Let me suggest that investing on the eve of the global financial crisis fits the mould. Imagine investing at the end of August 2008 – little more than two weeks before Lehman Brothers filed for bankruptcy. For most investors, initital trepidation, if any, would surely have turned to terror.
And then things only got worse.
In Norway, the nadir came as early as 21 November. On that day, the market had fallen some 64 per cent from its all-time high – and 56 per cent from the end of August, i.e. in less than three months. A fine example of real stock market risk, as opposed to statistical risk metrics.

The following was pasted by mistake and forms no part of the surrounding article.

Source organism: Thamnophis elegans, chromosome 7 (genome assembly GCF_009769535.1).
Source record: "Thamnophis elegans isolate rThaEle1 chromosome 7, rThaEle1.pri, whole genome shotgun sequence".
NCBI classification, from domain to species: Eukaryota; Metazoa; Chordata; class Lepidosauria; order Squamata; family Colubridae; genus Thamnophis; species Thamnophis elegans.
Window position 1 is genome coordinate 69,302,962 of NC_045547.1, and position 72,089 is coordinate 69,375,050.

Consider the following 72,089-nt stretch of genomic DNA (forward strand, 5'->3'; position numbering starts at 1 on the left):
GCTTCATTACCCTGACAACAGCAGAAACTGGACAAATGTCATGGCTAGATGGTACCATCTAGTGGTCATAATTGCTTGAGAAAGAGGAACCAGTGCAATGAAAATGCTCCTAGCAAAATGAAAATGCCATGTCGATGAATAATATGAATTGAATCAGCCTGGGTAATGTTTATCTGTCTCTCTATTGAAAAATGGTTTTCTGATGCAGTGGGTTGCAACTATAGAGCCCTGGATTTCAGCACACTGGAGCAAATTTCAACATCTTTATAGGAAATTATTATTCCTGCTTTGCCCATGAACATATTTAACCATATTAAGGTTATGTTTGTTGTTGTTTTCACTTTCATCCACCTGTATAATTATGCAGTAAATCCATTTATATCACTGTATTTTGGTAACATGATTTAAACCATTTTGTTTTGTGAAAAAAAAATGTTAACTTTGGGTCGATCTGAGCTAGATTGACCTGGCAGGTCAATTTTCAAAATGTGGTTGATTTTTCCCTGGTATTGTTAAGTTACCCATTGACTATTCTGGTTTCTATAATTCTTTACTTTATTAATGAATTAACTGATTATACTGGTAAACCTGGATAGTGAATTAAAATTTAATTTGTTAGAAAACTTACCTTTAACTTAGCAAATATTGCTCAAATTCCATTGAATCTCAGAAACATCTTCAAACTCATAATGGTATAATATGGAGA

It doesn't get much worse, does it?
And yet: If indeed you had invested in the Norwegian stock market and stayed the course for ten years, you would have doubled your money. Your annualised return would have been 7.5 per cent, despite the horrible timing. As bad luck goes, I'd say that's not bad.
I might add that many of our clients would have done considerably better, but of course this is no place for gloating.
If instead you had chosen the global stock market, as represented by the MSCI World Index, you would in fact have tripled your money and then some, provided you tallied your gains in Norwegian kroner. Average compound return would amount to a decent 11.9 per cent.
Again, I might add that many of our clients would have done a whole lot better, but I better not, lest I offend irascible clients who jumped ship at the very wrong moment.
I do suspect, you see, that if they did, they never got back on board in time – if ever.
That, too, as evidenced by the forgone return, is risk. For a sufficiently long-term investor, it may very well be the biggest risk of all.